Lessons learned about propane
I mentioned two weeks ago in my Friday gathering post that as a result of moving into our home, I’m having to learn a bunch of new things due to our new house and the new area we live in. The trend of learning continues.
As I write this, I am sitting next to a nice, warm gas fire. It’s 6 degrees outside, so I’m very thankful for it. Our gas fireplace keeps our middle main living floor nice and cozy. Two weeks ago though it wouldn’t have as we ran out of gas.
Finding propane gas
When we purchased our home, it had two 100 pound propane gas tanks under the deck to provide gas for the fireplace. There was gas in the tanks, but less than I expected as we ran out just a few weeks after the cold weather kicked in. Thus began my quest to get the two tanks re-filled.
Driving to and from town, I had noticed a propane gas company that I thought I would check out first. I drove over, explained the gas set-up and asked if I could just bring the tanks over and have them filled. The lady sorta laughed and explained to me that 100lbs tanks are indeed just that, 100lbs a piece when full. She also told me that it was illegal to transport them in a car and that they needed to be kept upright and carried in a truck a specified distance from the “cabin” area. Oh…didn’t know that. She said they would be more than glad to bring me out replacement tanks, but installing a larger refillable tank would be a better option.
She estimated that a 120 gallon tank would be appropriate and then began to write down the initial order. This included leasing a tank for a yearly fee, the price per gallon for the initial fill, and the service charge for installing it. I asked when she could get it installed…3 weeks! With the cold kicking in, I didn’t want to wait that long.
Closer to our home, I thought I had seen another gas company so I headed down that way. They were closed for lunch. So I headed home, dug out the phone book in hopes I could find someone that could install a tank sooner. I also wanted to verify the information provided by the first company I talked to.
Using competition to my advantage
I ended up talking with about 5 different companies whom all quoted me different rates and additionally guaranteed to beat the lowest offer I received. It would seem that propane gas service is a competitive market here in the mountains. I began calling the various companies and playing their offers against each other. I finally ended up getting a really low quote from a company that seemed very friendly and received good recommendations from a few of my neighbors along with the guys that installed the gas fireplace.
There were all out of the 120 gallon tanks, but they felt that a 100 gallon would be large enough for our needs. They came out that day and surveyed our property to make sure they could deliver and place the tank. Two days later they came to install it.
The service guy that did the install was incredibly nice. He did a high quality job doing the install including doing a gas leak test and ensuring our gas fireplace was operating correctly. He took the time to overview how to operate the tank, the fireplace and how to know and detect any problems. He never once acted like he was in a hurry and answered all of my questions thoroughly.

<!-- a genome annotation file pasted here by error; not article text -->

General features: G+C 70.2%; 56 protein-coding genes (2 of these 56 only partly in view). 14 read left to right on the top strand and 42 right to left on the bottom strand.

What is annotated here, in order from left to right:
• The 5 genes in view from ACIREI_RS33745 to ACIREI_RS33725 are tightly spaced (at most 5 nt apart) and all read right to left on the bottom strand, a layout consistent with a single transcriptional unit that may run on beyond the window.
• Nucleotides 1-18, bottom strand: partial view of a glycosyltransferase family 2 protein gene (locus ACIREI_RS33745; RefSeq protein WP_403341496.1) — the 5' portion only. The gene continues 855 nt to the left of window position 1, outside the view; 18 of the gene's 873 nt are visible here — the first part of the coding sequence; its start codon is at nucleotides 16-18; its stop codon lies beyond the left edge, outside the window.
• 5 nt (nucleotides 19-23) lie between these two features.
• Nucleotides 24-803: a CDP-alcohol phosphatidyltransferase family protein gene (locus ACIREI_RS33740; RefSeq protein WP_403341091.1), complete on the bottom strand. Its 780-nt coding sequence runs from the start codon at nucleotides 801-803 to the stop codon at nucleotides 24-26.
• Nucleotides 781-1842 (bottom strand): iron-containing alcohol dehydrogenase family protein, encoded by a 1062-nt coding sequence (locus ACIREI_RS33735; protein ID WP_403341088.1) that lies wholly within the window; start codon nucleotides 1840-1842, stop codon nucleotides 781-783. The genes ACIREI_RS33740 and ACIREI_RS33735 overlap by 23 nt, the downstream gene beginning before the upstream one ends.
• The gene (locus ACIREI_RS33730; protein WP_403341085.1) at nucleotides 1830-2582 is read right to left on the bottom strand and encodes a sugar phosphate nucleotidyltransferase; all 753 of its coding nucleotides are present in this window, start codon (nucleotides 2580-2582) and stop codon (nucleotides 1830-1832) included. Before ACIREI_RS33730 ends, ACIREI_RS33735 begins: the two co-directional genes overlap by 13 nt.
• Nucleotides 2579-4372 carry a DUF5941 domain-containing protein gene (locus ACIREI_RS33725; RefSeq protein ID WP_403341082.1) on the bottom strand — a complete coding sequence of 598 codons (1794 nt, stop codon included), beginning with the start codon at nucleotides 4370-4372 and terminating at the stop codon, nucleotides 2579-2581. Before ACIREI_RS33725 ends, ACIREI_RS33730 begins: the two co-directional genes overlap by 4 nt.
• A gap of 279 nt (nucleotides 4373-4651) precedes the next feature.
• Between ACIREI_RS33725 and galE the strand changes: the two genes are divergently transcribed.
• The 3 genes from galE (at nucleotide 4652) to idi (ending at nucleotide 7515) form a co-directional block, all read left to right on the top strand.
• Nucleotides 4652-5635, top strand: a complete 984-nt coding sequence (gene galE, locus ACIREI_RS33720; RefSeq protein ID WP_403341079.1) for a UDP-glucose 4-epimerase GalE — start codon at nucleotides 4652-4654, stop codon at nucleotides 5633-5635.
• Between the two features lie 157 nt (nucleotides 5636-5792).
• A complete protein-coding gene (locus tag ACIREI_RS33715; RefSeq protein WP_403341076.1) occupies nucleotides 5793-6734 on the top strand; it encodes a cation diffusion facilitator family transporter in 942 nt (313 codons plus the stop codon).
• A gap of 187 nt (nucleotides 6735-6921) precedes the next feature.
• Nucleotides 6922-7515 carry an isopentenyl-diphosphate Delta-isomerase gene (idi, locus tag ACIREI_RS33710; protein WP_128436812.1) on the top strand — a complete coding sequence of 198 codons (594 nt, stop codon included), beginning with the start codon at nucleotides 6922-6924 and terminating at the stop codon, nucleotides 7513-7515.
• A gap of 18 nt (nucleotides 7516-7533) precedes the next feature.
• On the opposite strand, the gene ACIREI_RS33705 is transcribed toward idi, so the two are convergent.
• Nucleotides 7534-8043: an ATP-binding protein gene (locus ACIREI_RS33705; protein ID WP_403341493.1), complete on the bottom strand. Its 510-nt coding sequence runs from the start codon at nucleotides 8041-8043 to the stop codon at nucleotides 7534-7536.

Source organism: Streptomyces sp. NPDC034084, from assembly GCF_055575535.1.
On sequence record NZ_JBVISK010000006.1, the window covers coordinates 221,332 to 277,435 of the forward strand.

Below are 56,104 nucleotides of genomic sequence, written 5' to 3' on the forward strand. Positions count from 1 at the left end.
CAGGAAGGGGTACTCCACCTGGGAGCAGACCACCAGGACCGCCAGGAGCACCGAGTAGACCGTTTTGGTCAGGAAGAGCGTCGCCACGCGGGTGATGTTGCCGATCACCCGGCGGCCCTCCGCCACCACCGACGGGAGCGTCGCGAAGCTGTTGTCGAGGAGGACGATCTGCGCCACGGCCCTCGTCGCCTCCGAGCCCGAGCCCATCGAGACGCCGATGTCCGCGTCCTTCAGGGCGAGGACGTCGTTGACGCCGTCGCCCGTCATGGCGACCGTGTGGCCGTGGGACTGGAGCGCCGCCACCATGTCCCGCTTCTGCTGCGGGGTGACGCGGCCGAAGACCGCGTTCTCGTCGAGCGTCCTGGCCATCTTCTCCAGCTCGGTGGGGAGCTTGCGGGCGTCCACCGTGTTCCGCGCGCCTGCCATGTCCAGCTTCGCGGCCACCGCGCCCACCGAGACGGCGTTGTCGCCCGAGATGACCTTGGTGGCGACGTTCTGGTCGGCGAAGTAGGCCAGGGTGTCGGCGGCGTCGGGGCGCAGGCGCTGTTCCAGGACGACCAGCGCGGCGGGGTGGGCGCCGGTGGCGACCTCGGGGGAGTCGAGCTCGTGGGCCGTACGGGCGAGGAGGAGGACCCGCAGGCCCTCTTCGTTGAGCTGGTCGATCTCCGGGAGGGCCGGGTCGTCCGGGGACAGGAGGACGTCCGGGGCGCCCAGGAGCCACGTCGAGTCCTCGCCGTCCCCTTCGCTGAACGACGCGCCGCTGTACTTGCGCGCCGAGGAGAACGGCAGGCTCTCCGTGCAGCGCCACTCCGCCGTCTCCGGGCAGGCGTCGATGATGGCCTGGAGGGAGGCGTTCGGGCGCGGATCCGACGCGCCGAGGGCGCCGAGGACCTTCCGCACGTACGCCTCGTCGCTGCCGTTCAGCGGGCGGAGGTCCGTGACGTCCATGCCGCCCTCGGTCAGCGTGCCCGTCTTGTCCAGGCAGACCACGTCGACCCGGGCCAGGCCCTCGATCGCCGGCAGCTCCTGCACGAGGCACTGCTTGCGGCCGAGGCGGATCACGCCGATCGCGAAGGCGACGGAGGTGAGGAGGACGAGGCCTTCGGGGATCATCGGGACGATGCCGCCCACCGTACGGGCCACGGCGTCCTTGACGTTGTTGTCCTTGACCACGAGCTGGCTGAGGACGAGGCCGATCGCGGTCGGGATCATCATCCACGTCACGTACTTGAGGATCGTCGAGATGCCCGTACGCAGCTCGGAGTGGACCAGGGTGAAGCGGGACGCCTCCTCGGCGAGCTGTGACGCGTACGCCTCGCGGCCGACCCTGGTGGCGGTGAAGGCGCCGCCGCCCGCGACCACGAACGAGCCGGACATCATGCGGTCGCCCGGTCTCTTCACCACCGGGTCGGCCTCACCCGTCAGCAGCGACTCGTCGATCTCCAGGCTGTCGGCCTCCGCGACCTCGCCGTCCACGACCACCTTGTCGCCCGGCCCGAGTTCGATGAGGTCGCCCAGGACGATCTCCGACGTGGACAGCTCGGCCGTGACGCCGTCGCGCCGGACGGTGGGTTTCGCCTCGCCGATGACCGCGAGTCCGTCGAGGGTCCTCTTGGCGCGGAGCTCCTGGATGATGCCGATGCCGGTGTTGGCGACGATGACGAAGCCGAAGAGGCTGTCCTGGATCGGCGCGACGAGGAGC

After he left I was very pleased with my decision. Not only did I end up getting a much better deal than was first offered to me, I also worked with a company that really seemed to put customer service and quality high on their list. That seems to be a rare find these days. Definitely pays to shop around.
Lessons on propane
I learned a few things through all of this and wanted to share them with you:
- Use a professional – While propane gas and it’s associated connections might seem straight forward, don’t be fooled. There is much more to it. It’s also very dangerous, and the risk of not having something properly installed or working just isn’t worth the money you might save. Leave the install to the professionals who are certified and trained.
- Leave a window cracked – I have a ventless gas fireplace. While mine is a high end unit that was professionally installed, making sure you have adequate ventilation and a fresh supply of oxygen is important. Modern ventless gas fireplaces have both built in CO and oxygen depletion detectors, but they can fail. Don’t take the risk. Just crack a small window and allow some fresh air in. If you don’t have ventless fireplace, than you don’t need to worry about this.
- Install CO detectors – CO (Carbon Monoxide) is a odorless and deadly gas. It is produced during the combustion process when oxygen levels are low. Installing CO detectors can literally save your life. They should be installed near sleeping areas and high up and generally CO gas rises with the heat in your home. Always follow the manufacturers recommended installation instructions. I have three, one near our fireplace, one in our master bedroom and one near our children’s bedrooms in the hallway.
- Propane stays low – All gas used for heating contains a chemical additive that smells bad. This is done so you can quickly note a gas leak. Be aware though, natural gas rises as it’s lighter than air. Propane though is heavier and stays low. Leaking propane will generally stay below 18″ above the floor, so you may have to stoop down to smell it.
Do you use propane as a primary or supplemental heating source? Did lease or buy your tank? What size tank do you have and why did you go with that size? Have a helpful tip? Add a comment!
Photo by: mulmatsherm